What to do when bad things happen

More wisdom from Bear Heart in the “Wind Is My Mother” on what to do when bad things happen in our lives:

when bad things happenNot long ago a woman called me and I went to see her in the hospital.  She was a very young mother who had just given birth to a child with no arms.  He had webbed feet and scars on his face and she was wondering, “Why me?  Why me?”

I had to talk to her a long time, pray with her, to show her that there was a blessing somewhere in her situation.

In our culture, when such children are born we say they are specially blessed.  The Creator had a reason for bringing that child into the world and we are helping the Creator when we make the child as comfortable as possible in every way.

It’s said there is a special blessing when we help someone like that, although that’s not our reason for doing it.  My people don’t even talk about the reasons, we just try to help.

I told her the story of a similar situation where a little boy was born without arms and the doctors asked her husband to stay by his wife’s bedside as she came out of sedation so he could tell her.

When the time came, he looked at his wife and said, “Mary, we have a beautiful baby boy.  But, Mary, he was born without any arms.”

Mary lay there for a moment with her eyes closed.  Then she opened them and with a beautiful smile on her face, looked up into the eyes of her husband and said, “John, God must have known how much he needed us.”

It’s not what happens, but how you react to what happens

What I’m trying to get at is this — the most important thing is not the circumstances in life, but your reaction to those circumstances.

How do you deal with difficulties?  Do you resent or do you accept?  Honor every situation.  There is a reason for things like this to happen.

But don’t be judgmental and put out a lot of blame, “If it wasn’t for this and for that.”  If something bad has happened, how can you salvage it?  How can you turn it from negative to positive?  When you do that, then you can cope with anything that comes in life.

When something terrible happens to you say, “Thank you,”  because there’s a lesson there.  Maybe at the time it was happening you were so mad or upset you didn’t consider any lesson.  You wanted revenge and pay back, or to cover up and justify whatever it was.  You missed the lesson altogether.

If you got sick and almost died and then recovered, say “Thank you.”  Not just because you recovered, but because now when you see someone else who’s as sick as you were, you can have compassion that you didn’t have before.  That was the lesson and you’re grateful for it.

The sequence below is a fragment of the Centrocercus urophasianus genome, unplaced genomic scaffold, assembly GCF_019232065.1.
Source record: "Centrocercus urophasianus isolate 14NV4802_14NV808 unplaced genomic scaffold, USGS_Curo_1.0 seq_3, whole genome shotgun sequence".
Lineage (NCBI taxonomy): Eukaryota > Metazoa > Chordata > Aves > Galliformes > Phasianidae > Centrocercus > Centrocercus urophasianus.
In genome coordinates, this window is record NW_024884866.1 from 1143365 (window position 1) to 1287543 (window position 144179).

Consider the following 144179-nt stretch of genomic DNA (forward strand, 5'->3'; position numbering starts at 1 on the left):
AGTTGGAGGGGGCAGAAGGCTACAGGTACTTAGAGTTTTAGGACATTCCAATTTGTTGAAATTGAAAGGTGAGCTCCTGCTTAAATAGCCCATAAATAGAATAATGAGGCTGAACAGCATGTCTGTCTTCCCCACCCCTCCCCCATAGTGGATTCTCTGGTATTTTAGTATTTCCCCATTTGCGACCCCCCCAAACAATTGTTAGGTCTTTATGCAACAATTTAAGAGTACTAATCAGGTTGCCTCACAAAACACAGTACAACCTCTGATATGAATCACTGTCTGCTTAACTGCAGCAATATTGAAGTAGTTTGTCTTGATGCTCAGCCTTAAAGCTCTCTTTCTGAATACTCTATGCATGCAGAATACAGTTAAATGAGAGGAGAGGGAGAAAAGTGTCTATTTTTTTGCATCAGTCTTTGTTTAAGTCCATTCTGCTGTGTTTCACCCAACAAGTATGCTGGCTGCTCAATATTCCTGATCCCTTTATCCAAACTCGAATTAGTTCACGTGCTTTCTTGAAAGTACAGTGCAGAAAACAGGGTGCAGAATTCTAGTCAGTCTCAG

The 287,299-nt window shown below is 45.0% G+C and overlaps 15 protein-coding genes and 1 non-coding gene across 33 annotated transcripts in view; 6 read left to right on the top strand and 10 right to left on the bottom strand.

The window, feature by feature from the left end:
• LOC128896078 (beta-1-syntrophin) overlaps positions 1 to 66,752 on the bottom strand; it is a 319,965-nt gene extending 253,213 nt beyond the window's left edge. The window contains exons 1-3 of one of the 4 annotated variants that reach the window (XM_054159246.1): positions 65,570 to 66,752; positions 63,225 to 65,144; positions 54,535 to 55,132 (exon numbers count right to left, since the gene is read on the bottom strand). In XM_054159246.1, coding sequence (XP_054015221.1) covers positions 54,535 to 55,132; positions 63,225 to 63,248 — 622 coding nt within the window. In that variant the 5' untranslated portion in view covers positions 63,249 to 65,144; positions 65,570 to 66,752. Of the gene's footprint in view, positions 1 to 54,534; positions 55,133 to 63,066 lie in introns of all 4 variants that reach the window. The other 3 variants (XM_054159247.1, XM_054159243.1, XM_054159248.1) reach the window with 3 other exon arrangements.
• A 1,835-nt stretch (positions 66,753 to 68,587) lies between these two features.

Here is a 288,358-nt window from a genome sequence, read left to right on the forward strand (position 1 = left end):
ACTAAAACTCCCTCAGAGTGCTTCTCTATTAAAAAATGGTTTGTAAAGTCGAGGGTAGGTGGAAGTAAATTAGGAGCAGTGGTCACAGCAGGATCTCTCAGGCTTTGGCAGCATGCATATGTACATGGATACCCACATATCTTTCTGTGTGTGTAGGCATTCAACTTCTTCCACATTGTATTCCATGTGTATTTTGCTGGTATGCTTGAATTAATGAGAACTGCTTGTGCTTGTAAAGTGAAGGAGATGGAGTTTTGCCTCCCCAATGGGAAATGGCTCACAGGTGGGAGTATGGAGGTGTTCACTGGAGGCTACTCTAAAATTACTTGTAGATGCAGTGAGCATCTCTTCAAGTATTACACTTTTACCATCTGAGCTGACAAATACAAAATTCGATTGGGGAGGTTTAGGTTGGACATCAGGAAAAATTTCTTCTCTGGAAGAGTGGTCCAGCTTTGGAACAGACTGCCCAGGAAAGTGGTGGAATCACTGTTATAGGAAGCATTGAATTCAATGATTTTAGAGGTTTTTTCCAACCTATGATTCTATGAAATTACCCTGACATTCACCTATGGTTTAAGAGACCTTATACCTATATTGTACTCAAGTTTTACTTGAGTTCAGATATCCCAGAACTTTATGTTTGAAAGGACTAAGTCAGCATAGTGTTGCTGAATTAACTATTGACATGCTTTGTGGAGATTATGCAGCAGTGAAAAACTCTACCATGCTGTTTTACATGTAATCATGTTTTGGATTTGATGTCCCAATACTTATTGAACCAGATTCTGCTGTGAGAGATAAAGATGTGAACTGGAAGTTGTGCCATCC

I had a friend in Albuquerque who was a radio announcer and he came to see me one day.  He was really dejected and told me, “I was fired.”

I said, “That’s good.”


“That’s good.”

“What do you mean?  I’ve been fired from my job, I have a family to support.”

I told him, “This is going to make a new man out of you.  Take ore — there’s nothing you can do with it in its raw state.  On the outside it doesn’t look good at all so you put it in a foundry where it’s heated many, many times until the crust falls off and the core is tempered.  The end result is fine steel and we say that it has been ‘fired’.

“Either we’re going to stop with the crust still on or hang in there until it’s broken away and we show the world, ‘This is the stuff I’m made of.’

When you are faced with difficult situations, the crust of ego burns away.  Now it’s going to show the real you.  A lemon has to be squeezed first before it can make lemonade.  They either squeeze the best out of you or the worst.  It’s up to you.”


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Molly Larkin

Molly Larkin is the co-author of the international best-seller "The Wind Is My Mother; The Life and Teachings of a Native American Shaman”  and other books on health. She is passionate about helping people live life to their fullest potential through her classes, healing practice and blog at www.MollyLarkin.com

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